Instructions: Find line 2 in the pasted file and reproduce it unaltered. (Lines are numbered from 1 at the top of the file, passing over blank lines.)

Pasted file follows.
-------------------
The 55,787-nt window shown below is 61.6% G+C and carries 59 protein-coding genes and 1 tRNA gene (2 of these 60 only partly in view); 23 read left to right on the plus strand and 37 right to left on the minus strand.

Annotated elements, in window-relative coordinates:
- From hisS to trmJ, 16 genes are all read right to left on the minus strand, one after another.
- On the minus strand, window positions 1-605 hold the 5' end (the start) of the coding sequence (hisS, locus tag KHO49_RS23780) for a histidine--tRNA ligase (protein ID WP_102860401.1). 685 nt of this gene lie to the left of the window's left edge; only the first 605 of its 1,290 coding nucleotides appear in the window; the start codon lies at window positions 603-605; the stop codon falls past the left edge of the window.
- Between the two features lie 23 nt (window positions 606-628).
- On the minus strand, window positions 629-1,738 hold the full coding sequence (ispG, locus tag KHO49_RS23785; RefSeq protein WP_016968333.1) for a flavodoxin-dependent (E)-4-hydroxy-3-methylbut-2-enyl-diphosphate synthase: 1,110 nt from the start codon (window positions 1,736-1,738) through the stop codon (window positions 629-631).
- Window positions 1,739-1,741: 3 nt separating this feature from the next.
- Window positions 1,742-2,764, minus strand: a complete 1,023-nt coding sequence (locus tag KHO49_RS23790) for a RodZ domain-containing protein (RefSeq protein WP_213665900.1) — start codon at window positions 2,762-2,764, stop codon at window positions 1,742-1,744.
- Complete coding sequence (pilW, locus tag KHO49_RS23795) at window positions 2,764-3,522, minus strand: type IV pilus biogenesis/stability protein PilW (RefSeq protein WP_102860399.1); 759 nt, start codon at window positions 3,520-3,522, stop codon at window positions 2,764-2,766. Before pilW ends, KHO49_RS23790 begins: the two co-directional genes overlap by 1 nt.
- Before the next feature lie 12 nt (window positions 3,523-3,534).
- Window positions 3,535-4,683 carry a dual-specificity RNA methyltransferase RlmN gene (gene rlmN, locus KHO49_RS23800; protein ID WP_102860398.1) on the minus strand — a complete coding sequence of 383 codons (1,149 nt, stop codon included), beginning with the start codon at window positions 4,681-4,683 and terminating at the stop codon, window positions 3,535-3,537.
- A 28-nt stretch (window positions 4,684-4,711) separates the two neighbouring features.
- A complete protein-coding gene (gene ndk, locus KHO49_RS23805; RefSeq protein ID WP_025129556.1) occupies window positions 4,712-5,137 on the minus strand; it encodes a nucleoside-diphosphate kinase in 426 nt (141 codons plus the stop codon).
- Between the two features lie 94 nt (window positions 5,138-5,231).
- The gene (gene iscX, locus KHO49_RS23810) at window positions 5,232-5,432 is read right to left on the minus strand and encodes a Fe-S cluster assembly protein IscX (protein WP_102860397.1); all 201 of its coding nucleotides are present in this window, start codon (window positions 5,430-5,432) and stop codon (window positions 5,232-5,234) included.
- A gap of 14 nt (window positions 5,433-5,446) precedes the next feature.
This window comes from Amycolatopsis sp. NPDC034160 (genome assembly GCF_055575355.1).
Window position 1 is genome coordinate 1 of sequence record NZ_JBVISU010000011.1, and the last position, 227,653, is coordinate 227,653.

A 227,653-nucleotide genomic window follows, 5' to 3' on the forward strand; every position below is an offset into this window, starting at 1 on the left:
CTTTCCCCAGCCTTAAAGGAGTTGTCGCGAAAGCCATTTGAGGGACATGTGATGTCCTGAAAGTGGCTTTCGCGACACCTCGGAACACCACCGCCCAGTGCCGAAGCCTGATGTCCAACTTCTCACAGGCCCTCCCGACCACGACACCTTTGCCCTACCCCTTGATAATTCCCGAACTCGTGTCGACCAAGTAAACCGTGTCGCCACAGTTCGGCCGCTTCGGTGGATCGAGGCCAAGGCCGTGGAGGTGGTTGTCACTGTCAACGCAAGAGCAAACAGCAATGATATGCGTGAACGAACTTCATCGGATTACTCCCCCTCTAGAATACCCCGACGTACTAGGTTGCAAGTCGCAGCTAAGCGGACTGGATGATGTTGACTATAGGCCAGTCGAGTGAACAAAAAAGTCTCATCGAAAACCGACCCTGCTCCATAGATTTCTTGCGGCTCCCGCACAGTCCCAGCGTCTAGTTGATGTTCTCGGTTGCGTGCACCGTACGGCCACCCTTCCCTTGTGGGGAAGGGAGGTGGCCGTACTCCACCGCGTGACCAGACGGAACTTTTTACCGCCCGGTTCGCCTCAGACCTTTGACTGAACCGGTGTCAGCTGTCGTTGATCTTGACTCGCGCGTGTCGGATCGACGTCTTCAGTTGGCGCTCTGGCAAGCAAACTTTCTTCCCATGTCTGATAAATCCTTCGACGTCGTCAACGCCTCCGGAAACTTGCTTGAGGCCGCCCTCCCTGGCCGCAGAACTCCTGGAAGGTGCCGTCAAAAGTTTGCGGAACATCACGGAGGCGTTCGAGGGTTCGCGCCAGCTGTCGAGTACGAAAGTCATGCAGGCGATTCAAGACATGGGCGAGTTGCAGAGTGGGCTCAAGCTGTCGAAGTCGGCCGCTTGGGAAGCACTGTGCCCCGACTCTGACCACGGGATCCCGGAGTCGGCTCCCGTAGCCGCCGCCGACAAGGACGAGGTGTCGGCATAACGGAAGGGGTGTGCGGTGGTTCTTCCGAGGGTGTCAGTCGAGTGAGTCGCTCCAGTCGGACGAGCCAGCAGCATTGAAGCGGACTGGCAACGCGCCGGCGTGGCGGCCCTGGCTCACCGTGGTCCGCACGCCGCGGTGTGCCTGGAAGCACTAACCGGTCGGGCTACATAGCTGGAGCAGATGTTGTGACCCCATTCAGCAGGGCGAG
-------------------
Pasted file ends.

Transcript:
Annotated elements, in window-relative coordinates: